Tuesday, September 18, 2018

An Unexpected Find

We get asked pretty often if we find anything cool in the house or around the yard. Every once in awhile, something pops up unexpectedly. We know that people have metal-detected the property, so there may not be much left to find. But, luckily some of the coolest things aren't metal...

When we gutted our dining room (that story to come), we found a couple of things in the walls. One stud had been sistered to give it more strength. However, the previous owners did not remove the wainscot and didn't realize that the new sister stud was not actually sitting on the floor. It was instead resting on a lump of old plaster that had been dropped into the wall when the room was constructed or remodeled previously.

Stud resting on a lump of plaster.

Paper and plaster - there's even horse hair still in the plaster.
Unbelievably, there was old newspaper stuck to the plaster, which had worked its way into the fiber of the paper and preserved it pretty well. The type is even still legible. By some twist of fate, there are a couple of historical figures mentioned: Henry Clay, a General Sanders and Governor Joseph Kent of Maryland. Henry Clay, if we reach way back into the recesses of our mind (and Wikipedia) to recall middle school history, served as the Secretary of State under John Quincy Adams, ran for president several times, and was a founder of the Whig Party. Governor Kent only took a little bit of googling. Kent served as Governor of Maryland from 1826-1829. General Saunders, not to be confused with the beloved grandaddy of fried chicken, was a bit harder to track down. The paper is referring to Romulus Mitchell Saunders, a prominent politician from Milton, NC. Saunders was a man who wore many hats: lawyer, legislator, judge, and minister to Spain under President Polk.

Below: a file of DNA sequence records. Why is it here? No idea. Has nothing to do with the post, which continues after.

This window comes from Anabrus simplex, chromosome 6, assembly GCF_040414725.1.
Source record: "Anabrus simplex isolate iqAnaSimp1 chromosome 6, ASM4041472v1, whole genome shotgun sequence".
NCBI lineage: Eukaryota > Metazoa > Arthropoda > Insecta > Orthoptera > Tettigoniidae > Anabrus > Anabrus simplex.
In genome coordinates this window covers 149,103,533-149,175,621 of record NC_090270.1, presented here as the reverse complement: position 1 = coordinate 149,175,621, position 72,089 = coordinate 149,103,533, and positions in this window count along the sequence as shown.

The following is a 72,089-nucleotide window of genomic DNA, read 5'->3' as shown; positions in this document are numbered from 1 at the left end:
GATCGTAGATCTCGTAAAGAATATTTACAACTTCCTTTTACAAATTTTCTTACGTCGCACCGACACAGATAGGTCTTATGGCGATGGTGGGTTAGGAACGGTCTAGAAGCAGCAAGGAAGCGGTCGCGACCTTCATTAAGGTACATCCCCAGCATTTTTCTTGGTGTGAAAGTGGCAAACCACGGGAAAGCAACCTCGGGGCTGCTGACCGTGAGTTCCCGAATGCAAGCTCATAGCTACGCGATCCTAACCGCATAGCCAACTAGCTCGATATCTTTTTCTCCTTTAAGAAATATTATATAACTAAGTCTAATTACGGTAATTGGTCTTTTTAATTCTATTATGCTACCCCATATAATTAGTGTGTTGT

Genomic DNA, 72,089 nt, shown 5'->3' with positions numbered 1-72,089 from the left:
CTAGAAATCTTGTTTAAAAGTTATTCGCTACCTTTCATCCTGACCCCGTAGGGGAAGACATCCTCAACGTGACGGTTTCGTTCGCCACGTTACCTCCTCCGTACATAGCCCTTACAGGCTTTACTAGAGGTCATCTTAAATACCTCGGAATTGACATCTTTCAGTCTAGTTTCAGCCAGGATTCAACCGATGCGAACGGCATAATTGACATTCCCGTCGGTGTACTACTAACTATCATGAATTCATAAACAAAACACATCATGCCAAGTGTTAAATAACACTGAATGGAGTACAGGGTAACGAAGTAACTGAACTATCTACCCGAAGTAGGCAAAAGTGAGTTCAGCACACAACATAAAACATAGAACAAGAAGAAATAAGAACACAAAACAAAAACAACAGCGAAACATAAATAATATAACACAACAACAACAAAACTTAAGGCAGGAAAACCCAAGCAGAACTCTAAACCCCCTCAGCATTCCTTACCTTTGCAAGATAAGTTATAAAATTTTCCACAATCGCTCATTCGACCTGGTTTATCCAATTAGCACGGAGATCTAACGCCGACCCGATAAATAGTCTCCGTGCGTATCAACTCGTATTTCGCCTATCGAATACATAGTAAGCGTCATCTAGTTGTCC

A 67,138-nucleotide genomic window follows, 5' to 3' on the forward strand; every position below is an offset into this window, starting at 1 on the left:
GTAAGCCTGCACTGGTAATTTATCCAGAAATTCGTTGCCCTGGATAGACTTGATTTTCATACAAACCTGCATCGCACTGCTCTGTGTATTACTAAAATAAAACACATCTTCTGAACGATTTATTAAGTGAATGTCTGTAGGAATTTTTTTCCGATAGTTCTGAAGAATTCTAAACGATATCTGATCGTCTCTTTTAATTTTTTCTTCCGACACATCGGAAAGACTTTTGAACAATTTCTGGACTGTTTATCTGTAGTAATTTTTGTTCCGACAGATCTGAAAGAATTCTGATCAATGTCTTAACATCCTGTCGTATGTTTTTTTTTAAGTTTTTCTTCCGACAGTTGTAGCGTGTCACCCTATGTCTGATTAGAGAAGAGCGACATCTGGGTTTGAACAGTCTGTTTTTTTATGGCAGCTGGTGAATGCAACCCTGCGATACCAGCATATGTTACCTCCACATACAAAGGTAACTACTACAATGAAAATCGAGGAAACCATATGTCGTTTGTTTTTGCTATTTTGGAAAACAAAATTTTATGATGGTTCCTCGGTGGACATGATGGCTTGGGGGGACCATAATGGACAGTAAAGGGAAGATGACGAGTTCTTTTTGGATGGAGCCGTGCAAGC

After a bit more research, I found that the paper tells of a very public altercation between Clay and Saunders about the upcoming 1828 election. Judging from articles in newspapers around that time, it seems that the squabble happened in the summer of 1827. Saunders backed Andrew Jackson, while Clay supported Adams for re-election. In the end, Jackson won. The date of the newspaper (1827) coincides with the date brick in our living room chimney - the year that the house was extended for the third and final time. I love it when things all tie together!

On closer view, you can see the three named gentlemen.
We have so many more discoveries to share, so stay with us! Maybe with some digging, I can even figure out exactly what newspaper this is...

No comments:

Post a Comment